Apple’s AR Headset Problems Get Highlighted in Latest Report, Which Go Back Seven Years
Development of Apple’s AR headset commenced in 2015, and from there on, it was anything but smooth. It will be the company’s first iteration in a brand new and niche market, with a fresh report talking about the slew of challenges Apple and its team faced.
Early Prototype of Apple’s AR Headset Was so Heavy, It Required a Crane to Hold It in Place to Prevent Neck Strain
The paywalled report published by The Information and spotted by 9to5Mac notes that 10 people close to the AR headset project were spoken to and talked about early prototypes. These units either ran Windows or were altered versions of the HTC Vive and other headsets. According to one individual, one unit was so bulky that a small crane was needed to prevent unnecessary neck strain on the wearer.
Since Facebook was also reported to be developing a standalone headset, Apple decided to pour more funding into its project to get into this space. Additionally, as the statement below claims, technical factors were the biggest reason why the headset kept getting delayed, among others.
“Technical challenges have been the biggest factor in the delays, as has been the case in the past for Apple’s most ambitious new products, such as the iPhone. But the Apple smartphone also had a singularly influential figure in Apple co-founder Steve Jobs to midwife it.
While Apple’s current CEO, Tim Cook, supports the headset project, he hasn’t been as active in the effort as Jobs was with the iPhone’s development, according to five people familiar with the project. For example, he rarely visits the group at its offices away from the main Apple campus, those people said. The lack of a honcho of Cook’s stature to champion the headset, code-named N301, has made it harder at times for it to compete with other products such as the Mac and iPhone for head count and engineering resources, the people said.”
The second challenge came from former Apple design head Jony Ive and his group, who believed that a consumer AR headset would not do well with customers.
“Rockwell, Meier and Rothkopf soon encountered pushback from Ive’s team. The three men had initially wanted to build a VR headset, but Ive’s group had concerns about the technology, said three people who worked on the project. They believed VR alienated users from other people by cutting them off from the outside world, made users look unfashionable and lacked practical uses. Apple’s industrial designers were unconvinced that consumers would be willing to wear headsets for long periods of time, two of the people said.”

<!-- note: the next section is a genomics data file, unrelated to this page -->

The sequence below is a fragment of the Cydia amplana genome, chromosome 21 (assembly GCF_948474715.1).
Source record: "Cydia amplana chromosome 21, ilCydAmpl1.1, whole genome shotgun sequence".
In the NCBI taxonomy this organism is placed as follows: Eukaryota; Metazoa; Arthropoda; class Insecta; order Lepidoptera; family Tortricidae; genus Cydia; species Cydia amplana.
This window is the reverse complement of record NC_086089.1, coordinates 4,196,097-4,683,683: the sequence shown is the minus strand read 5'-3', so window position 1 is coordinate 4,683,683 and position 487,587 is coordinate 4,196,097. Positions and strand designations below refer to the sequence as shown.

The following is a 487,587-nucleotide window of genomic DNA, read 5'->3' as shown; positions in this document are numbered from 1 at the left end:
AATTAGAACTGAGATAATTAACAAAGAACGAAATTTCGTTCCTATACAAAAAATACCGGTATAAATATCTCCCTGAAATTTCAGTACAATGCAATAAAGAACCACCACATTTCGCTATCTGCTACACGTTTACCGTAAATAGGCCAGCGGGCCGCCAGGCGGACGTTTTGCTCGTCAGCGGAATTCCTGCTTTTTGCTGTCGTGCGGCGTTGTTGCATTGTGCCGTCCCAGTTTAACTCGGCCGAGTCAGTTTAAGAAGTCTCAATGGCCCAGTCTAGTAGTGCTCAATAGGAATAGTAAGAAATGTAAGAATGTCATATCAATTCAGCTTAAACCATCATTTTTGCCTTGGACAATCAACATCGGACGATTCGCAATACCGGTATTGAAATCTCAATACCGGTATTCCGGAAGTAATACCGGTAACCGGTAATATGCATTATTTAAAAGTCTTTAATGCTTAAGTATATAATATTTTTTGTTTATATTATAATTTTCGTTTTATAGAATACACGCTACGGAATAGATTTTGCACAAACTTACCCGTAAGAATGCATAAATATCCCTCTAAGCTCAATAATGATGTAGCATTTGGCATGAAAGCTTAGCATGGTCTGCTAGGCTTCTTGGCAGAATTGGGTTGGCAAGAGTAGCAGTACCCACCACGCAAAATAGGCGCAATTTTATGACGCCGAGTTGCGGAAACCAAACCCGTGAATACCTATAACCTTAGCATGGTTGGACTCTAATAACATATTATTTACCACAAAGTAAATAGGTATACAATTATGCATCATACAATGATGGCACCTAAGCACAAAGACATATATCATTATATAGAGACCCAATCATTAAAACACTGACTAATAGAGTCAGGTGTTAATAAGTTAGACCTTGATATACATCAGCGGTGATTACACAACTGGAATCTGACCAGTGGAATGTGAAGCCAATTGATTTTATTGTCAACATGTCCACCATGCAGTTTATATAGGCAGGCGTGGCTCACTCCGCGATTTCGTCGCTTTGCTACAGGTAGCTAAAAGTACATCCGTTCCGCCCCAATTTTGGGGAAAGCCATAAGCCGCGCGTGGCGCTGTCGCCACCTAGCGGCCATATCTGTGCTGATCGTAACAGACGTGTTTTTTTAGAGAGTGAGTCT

With so many problems and challenges at hand, the opposing views of various teams stationed at Apple finally made way for a mixed reality headset, a device that would project both AR and VR content.
“The men came up with a solution to address the concerns of Ive’s team. For example, they proposed adding cameras to the front of the headset so that people wearing the device could see their surroundings, said the three people. But the feature that ultimately sold the industrial designers on the project was a concept for an outward-facing screen on the headset. The screen could display video images of the eyes and facial expressions of the person wearing the headset to other people in the room.
These features addressed the industrial design group’s worries about VR-induced alienation—they allowed other people in a room to interact and collaborate with a person wearing a headset in a way not possible with other VR gear. For years, the existence of such a display, internally code-named T429, was known only to a small circle of people even within Rockwell’s group.”
Unfortunately, even now, Apple’s rumored AR headset is rife with problems, ranging from overheating and software, to name a few. Even then, the ambitious product is said to grow with popularity shortly after its predicted launch in 2023, though it could an expensive purchase for customers, with one report claiming it could cost a whopping $3,000. However, another claim is more conservative on the pricing, stating it will cost the consumer $1,000.
Even then, paying a four-figure sum for a product that is not necessarily a daily driver for customers may not be an easy sell for Apple, but we will still see what this AR headset is all about when it officially launches.
News Source: The Information